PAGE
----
Sometimes, part of frog crew field work feels a lot like the best sort of fiction. It becomes a day-dream with you the star of every sort of fiction you wish you could live in.

You are a wolf. Stealthily stalking your prize, sniffing them out.  You take careful steps, make note of where the wind blows and where your shadow might fall.  Careful to make no sound (ok, just to not make too much noise), careful to not let your eyes lose sight of that which you seek.  Your movements become nearly stillness instead as you make the final approach before a lighting-fast sweep of your net to capture the frog.  A howl of victory escapes your lips, and then, after biological data is taken, you re-release them. Your joy is in the hunt, and no harm is ever done to the frog.

And to find these said frogs, you become an explorer of uncharted lands.  The land seems untouched previously by others, and no definitive path through the stream bed can be found. You must go your own way, pioneer your own route from rock to rock, over boulders, up granite surfaces.  It seems endless, and you know not what the next bend might have in store.  You reach vistas that you can hardly drink in enough for their splendor.  You ponder at how you will ever be able to report that which you see, paint the picture well enough (even with the use of digital cameras).  The awe of it all tempts you to distraction, but only a moment before you are back to discovering your aim.

The dream shifts, and you are now a detective .  Your assignment: find, capture, and re-release all the frogs that can be found.  You must think like a frog.  You must see as the frog sees so you can sort out where they might dwell (elementary, my dear Watson).  At times, a frog will plop into the water before you can net it, which leads to the textbook stakeout.  You will wait as long as it takes for that frog to resurface, swim back up from his hidey-hole under the submerged rock, to peak his head back from log he fled beneath. You are the master of patience. You are the king of stillness.  You can wait him out in this waiting contest.  This is a battle of will, and you are the definition of willful.

When the frog does show his face once more, he is caught.  It is then you become a desperado, quick to the draw with your pit-tagging scanner gun.  You whip it out of your holster (ok, the handle is stuffed precariously in your pant’s pocket or tucked between your hip bone and the waist strap of your day-pack).  You are the master of this duel.  You press the button before the frog even has time to blink its eyes, which scans him to determine whether or not it has a pit tag ID number.  Victorious! You have the number and write it on your data sheet…and then re-release the frog to its watery home.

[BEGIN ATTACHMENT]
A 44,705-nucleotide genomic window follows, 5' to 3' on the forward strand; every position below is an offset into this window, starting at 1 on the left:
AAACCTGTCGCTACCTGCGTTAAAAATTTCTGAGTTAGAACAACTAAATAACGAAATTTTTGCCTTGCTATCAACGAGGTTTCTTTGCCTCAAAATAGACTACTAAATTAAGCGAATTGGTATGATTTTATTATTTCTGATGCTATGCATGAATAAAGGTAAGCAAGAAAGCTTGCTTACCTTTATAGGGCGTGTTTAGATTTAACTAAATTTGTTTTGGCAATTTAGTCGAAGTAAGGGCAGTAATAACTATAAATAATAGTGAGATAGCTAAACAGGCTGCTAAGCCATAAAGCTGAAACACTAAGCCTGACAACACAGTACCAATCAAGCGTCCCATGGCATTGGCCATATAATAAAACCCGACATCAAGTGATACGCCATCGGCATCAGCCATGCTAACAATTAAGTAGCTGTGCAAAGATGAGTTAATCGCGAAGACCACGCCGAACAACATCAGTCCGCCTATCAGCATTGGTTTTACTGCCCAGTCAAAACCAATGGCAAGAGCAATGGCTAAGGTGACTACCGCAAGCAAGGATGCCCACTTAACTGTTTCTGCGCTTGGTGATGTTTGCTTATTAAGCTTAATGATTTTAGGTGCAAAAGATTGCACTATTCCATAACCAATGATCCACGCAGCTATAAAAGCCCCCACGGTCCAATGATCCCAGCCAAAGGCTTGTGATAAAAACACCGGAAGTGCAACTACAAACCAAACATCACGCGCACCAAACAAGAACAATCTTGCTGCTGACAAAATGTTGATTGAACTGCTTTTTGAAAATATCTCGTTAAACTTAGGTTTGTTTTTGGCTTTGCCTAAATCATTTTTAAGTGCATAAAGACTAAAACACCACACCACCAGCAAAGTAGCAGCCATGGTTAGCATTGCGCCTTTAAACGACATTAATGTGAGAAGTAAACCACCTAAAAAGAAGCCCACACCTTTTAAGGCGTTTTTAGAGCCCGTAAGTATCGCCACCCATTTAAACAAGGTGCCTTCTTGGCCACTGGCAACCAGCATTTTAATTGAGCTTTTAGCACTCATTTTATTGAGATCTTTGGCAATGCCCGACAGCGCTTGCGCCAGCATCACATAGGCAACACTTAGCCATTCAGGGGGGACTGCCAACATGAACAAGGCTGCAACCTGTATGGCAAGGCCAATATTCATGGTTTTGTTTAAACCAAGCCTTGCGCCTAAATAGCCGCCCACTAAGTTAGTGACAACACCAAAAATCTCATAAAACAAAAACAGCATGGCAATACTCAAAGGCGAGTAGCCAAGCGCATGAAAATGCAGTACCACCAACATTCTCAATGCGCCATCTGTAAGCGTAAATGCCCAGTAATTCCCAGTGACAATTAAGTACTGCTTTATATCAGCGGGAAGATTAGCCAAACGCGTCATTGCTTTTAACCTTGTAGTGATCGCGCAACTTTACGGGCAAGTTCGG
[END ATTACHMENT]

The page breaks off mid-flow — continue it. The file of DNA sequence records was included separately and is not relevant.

The dream continues, and you become a gymnast.  You walk the balance beam that is every log laying in any pond, across every stream.  You use your net as balance in your hands, carefully placing each foot, going out as far on the log into the murky pond as you dare, until your courage runs thin, until you are fairly certain no frogs are sighted.  And then, you do a graceful about-face, retracing damp footsteps on the log that got you out, making a perfect dismount (you’re sure to get the gold medal in this contest-of-one).

And when you reach shore once more, your day-dream takes you into a fairy kingdom.  As you look out over the pond, it becomes alive in both fantasy and prehistoric history.  The flies that flutter in the patchy sunlight filtering through pine branches above become fairies.  The aquatic grasses are alive, dancing to the tune sung by the breeze.  Dragonflies with black & white striped wings skate on the pond’s surface with neon blue damselflies, in a chaotic choreography. And beneath the surface is a metropolis of prehistoric creatures in miniature.  Aquatic insects of an incredible variety scuttle about with an armament and structuring that make you understand dinosaurs better.  Tadpoles and salamander larvae with gills and an awkward combination of budding legs and tails used for swimming speak of sea monsters thought to mere myth.  Maybe you could become mythological too.

Shaking yourself back to your quest, your day-dream continues, and you are a ninja.  As you wade covertly through the pond, the silt cloud that erases your steps follows you so you have to make quick action to capture the object of your mission.   You can defy gravity, achieve movements with a grace that amazes invisible crowds you imagine on the shore line watching you, speechless in amazement of your amazing ninjaness.  You make the moves seen in the Matrix a yawn.  Then, your brief stint in over-confidence is met with the greatest adversary – a unexpectedly, overly-mossy log.  Slick as ice as it happens.  You lose your balance, and are brought low. With clothing drenched and moss clinging to your legs, you are feeling just slightly less ninja-like.  The day-dream gone (but not forgot), and wet underwear for the rest of the day.


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